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Some Ind. Lawmakers Decline Pay During Shutdown

Posted On October 02, 2013

By Mike Perleberg

 

(Washington, D.C.) –  The first federal government shutdown in 17 years enters a second day Wednesday.

 

U.S. House Republicans are attempting to force the Democrat-controlled Senate into a deal to stop or delay the Affordable Care Act, widely referred to as Obamacare.

 

The Senate wrapped up for the day Tuesday without a deal with the House on extending funding to get the government running again.  That means there will be another day of no national parks, no national monuments, and no pay for thousands of government workers.  

 

Republicans offered a measure to fund the District of Columbia’s government as well as the Department of Veterans Affairs, national parks, and museums. The proposal was defeated Tuesday night in what the Democrats called a piece meal attempt to fund a few government programs. 

 

Congressman Luke Messer (R-IN 6) called the measure’s defeat a disappointment and called for President Barack Obama and Democrat leaders in the Senate to come negotiate.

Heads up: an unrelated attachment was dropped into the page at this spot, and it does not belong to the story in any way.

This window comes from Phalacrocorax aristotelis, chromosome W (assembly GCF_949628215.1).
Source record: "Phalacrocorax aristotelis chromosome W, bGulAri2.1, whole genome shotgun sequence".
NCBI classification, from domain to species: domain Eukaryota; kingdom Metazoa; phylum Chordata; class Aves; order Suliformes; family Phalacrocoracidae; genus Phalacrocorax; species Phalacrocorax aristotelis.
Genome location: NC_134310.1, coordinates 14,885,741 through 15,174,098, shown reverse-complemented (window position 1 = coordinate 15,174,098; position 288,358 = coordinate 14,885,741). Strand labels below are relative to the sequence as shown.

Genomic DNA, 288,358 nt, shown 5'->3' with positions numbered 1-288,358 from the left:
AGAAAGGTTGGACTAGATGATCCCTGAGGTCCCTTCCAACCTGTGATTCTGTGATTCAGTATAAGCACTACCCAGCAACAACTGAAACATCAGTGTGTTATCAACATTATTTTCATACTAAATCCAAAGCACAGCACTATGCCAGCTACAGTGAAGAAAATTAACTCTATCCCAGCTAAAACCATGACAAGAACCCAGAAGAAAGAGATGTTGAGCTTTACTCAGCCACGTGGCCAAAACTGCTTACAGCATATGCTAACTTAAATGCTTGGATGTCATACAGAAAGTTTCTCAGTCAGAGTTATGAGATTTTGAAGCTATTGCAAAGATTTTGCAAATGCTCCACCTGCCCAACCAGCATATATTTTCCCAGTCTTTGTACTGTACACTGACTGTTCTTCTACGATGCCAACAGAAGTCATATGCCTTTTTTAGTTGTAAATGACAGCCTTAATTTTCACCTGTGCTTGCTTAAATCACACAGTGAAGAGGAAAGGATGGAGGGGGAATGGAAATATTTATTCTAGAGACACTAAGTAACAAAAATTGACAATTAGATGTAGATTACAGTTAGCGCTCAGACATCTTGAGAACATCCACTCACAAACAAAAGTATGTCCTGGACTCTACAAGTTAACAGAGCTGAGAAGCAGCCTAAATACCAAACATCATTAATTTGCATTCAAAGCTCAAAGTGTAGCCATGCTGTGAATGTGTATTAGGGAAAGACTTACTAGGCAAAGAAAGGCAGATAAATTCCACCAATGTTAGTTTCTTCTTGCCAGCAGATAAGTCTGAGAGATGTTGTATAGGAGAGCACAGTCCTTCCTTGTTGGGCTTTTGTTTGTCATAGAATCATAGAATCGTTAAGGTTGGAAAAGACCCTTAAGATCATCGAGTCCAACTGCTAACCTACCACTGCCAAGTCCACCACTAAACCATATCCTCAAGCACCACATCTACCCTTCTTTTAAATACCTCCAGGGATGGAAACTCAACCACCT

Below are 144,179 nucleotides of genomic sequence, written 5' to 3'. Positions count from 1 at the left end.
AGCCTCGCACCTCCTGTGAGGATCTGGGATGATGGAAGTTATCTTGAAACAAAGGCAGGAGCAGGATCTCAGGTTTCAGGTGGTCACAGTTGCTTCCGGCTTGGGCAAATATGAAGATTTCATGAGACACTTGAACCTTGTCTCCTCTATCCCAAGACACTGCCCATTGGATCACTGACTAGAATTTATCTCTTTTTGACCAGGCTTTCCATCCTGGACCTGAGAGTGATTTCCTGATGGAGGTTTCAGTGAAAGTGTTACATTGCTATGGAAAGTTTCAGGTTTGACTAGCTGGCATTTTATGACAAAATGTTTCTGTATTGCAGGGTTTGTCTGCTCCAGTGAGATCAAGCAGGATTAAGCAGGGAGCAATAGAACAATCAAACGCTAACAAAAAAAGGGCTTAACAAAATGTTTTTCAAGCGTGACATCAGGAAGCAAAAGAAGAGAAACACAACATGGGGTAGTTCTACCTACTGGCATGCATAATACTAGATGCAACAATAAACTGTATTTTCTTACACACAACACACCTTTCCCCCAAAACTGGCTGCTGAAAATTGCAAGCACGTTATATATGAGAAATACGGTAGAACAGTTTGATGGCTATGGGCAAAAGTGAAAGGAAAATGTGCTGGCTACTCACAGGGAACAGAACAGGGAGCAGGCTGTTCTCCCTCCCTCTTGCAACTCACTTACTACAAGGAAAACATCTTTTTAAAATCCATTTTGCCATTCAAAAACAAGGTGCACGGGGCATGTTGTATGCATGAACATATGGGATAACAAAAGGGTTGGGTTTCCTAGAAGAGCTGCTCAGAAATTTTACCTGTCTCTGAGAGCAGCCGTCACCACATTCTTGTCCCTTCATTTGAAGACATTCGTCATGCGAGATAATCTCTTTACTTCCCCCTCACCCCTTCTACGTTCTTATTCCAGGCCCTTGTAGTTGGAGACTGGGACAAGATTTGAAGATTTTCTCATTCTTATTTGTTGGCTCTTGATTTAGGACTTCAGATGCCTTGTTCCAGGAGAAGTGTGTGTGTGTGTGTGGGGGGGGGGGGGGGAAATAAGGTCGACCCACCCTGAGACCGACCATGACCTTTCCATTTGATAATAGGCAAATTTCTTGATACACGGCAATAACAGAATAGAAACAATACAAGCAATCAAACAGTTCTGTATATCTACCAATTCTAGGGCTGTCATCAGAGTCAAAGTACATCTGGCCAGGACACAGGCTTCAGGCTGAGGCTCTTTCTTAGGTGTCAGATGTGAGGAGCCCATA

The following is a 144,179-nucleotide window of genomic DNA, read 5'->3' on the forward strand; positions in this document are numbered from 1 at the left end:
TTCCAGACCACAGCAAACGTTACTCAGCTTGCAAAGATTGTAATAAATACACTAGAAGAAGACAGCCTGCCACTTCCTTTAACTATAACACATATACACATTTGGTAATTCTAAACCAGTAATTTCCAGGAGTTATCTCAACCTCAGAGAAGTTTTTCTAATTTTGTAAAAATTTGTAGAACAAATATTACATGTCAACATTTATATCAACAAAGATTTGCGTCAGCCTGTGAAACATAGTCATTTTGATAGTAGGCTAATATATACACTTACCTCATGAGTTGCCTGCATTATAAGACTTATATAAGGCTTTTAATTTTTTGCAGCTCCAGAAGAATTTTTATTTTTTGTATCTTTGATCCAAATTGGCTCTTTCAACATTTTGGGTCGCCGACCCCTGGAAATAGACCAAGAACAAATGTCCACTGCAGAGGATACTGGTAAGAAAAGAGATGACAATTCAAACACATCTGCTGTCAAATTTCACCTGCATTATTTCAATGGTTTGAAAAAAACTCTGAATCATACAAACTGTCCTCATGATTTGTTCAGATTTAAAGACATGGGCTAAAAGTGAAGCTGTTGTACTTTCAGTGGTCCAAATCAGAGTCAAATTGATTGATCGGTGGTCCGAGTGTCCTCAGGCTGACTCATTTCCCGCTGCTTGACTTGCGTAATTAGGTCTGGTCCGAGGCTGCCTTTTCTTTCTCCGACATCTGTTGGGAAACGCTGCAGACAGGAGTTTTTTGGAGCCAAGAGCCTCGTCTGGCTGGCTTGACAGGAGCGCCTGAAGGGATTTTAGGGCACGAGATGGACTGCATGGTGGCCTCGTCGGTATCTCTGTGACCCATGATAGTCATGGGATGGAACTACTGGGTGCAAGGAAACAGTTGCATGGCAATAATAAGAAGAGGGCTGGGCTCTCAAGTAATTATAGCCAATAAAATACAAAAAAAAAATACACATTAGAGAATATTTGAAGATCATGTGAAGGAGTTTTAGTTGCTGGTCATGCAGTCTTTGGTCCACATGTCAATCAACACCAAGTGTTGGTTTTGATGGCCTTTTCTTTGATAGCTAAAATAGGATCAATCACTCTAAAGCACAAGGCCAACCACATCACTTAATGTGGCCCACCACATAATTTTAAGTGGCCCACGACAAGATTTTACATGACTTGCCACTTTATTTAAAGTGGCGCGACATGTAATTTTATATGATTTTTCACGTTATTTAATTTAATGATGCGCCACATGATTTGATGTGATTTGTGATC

“Democrats had yet another chance to fund critical parts of our government and chose not to. Now, veterans’ disability payments could be delayed, funding for the GI Bill and VA home loans are in limbo and our national parks and museums will remain closed,” Messer said.

 

Two Indiana lawmakers are refusing to take their paychecks during the government shutdown. Republican Senator Dan Coats was joined by Representatives Todd Young (R-IN 9), Larry Bucshon (R-IN 8), Marlin Stutzman (R-IN 3), and Jackie Walorski (R-IN 2) sent letters to the Chief Administrative Officer on Tuesday asking that their pay be withheld.

 

Messer, of Shelbyville, told reporters that asking his pay to be withheld is not necessary because the debt limit standoff should end by the time paychecks are issued at the end of October.

 

Democrat Senator Joe Donnelly said he will donate his salary during the shutdown to charity or the U.S. Treasury. Donnelly closed his six offices across the state, referring calls to his Washington office.

 

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